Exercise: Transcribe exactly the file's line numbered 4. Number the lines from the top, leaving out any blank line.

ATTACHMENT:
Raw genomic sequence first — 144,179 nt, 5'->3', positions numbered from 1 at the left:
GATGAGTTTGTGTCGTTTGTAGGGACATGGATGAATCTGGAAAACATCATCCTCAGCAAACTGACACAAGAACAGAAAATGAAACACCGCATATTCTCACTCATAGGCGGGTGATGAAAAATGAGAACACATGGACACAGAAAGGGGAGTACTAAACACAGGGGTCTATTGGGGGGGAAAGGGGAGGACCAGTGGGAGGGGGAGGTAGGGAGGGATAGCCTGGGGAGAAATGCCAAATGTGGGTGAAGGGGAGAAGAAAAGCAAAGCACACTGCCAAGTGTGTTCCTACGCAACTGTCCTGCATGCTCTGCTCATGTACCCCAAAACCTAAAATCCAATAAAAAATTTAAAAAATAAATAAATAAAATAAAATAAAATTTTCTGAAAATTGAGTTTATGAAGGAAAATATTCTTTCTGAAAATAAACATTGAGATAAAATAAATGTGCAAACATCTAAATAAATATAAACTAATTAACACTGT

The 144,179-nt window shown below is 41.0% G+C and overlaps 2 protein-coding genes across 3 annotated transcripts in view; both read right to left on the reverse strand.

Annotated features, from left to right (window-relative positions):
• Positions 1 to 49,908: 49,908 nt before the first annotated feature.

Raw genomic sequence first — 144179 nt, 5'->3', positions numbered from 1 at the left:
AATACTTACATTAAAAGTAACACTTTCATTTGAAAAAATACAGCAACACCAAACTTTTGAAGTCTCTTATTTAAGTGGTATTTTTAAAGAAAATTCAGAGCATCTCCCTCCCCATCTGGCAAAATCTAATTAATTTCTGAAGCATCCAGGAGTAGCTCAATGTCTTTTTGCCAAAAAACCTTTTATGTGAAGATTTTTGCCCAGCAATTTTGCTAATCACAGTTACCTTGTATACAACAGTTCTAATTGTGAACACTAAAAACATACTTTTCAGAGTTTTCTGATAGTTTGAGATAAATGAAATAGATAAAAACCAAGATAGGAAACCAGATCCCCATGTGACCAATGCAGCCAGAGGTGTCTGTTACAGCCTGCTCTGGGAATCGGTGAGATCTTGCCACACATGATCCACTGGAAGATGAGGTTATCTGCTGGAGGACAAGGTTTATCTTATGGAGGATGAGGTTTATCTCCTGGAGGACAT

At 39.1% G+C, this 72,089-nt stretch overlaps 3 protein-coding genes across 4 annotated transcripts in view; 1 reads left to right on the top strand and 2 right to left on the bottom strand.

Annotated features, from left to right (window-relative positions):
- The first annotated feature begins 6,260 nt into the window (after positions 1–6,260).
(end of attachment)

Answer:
Annotated features, from left to right (window-relative positions):